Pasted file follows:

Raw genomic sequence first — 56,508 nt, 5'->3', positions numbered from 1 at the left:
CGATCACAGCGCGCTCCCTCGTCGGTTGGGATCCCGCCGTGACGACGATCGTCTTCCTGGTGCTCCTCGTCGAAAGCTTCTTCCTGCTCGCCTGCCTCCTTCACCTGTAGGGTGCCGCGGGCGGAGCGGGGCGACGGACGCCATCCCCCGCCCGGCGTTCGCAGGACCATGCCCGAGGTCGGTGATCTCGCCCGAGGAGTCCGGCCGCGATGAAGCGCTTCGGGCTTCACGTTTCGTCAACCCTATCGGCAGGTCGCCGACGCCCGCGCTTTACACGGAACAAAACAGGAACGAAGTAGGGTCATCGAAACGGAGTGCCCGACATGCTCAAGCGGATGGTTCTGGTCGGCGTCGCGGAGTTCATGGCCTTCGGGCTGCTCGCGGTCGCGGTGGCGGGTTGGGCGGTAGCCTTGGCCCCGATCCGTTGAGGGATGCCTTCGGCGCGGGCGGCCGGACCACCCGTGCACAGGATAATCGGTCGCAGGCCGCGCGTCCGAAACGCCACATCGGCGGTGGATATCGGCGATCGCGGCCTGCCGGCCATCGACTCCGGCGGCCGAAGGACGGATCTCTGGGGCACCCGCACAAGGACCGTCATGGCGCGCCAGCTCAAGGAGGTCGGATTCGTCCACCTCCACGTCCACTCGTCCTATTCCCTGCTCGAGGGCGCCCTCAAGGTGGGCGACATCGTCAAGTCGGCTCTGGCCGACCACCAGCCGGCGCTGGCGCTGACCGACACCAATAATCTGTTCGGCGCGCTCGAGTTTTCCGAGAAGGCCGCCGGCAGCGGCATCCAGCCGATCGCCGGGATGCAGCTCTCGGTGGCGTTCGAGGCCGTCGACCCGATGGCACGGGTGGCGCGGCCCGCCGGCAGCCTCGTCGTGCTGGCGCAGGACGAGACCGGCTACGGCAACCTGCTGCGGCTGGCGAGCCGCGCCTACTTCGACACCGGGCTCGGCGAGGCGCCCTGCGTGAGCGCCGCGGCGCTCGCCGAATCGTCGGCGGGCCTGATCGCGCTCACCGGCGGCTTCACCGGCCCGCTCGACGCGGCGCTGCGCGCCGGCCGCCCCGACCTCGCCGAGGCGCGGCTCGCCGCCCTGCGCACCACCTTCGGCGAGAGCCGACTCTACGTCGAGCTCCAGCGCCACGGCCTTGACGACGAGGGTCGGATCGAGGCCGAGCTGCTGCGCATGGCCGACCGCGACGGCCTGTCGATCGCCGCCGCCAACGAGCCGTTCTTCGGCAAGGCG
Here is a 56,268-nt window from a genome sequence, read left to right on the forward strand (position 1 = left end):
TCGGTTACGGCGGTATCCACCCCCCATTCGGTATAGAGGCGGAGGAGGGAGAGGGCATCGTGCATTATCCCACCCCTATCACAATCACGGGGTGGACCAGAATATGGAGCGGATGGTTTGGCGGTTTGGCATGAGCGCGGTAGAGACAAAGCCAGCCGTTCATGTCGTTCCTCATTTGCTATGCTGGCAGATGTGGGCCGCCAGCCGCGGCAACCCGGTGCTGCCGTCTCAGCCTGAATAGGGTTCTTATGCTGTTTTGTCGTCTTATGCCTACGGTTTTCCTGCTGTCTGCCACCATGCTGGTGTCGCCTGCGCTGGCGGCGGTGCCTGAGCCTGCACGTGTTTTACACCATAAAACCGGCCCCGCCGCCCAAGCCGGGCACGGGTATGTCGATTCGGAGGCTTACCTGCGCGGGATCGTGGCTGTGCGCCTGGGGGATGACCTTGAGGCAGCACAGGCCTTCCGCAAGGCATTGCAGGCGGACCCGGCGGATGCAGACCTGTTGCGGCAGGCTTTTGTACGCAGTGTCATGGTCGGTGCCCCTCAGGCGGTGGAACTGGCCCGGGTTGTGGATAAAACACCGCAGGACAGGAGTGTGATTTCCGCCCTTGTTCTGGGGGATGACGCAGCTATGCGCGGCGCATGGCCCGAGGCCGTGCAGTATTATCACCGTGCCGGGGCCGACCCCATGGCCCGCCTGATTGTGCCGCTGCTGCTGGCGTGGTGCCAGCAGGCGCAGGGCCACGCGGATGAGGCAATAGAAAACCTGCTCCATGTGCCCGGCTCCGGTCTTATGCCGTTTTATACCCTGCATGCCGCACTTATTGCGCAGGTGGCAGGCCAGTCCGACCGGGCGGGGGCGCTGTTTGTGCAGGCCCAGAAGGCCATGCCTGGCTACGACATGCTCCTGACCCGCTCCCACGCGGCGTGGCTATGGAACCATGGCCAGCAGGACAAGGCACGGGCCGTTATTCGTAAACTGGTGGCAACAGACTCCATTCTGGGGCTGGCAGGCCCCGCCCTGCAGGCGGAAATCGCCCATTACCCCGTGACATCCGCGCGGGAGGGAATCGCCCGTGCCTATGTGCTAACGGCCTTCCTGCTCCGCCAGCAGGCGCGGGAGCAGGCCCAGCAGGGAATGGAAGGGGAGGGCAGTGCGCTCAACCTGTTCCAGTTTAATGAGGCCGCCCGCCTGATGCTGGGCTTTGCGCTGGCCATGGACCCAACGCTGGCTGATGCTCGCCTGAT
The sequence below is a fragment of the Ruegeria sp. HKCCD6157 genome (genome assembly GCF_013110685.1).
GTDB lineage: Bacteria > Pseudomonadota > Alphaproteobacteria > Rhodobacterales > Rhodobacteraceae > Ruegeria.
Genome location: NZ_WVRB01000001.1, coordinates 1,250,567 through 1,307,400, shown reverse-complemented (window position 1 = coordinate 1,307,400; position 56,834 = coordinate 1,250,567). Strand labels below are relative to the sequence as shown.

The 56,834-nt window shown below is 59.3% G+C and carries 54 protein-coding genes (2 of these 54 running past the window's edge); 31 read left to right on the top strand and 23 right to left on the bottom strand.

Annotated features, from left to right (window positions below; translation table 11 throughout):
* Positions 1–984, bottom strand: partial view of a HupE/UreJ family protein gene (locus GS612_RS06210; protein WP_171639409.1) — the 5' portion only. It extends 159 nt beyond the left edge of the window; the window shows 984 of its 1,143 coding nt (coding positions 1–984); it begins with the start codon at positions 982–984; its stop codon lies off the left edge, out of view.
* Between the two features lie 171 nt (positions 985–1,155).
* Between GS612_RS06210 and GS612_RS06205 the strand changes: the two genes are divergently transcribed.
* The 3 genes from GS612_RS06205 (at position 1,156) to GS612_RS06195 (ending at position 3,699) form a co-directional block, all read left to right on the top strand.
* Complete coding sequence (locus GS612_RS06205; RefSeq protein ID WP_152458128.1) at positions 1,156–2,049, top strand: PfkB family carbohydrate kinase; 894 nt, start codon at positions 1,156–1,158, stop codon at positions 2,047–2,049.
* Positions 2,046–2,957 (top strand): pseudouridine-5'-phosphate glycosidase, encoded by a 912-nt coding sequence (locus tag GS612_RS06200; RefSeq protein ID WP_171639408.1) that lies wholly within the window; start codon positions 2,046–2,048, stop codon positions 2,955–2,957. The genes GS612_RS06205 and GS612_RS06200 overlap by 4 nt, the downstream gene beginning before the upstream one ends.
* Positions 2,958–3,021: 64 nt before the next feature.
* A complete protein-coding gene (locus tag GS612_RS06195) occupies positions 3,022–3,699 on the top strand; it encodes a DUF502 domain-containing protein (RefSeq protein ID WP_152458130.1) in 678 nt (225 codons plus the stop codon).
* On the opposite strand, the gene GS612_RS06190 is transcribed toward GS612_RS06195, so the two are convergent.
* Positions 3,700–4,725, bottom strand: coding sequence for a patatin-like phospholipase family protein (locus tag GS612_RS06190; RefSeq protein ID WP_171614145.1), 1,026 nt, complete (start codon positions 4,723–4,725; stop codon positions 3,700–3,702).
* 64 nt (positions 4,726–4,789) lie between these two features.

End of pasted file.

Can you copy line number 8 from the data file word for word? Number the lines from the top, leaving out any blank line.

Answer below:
The 56,834-nt window shown below is 59.3% G+C and carries 54 protein-coding genes (2 of these 54 running past the window's edge); 31 read left to right on the top strand and 23 right to left on the bottom strand.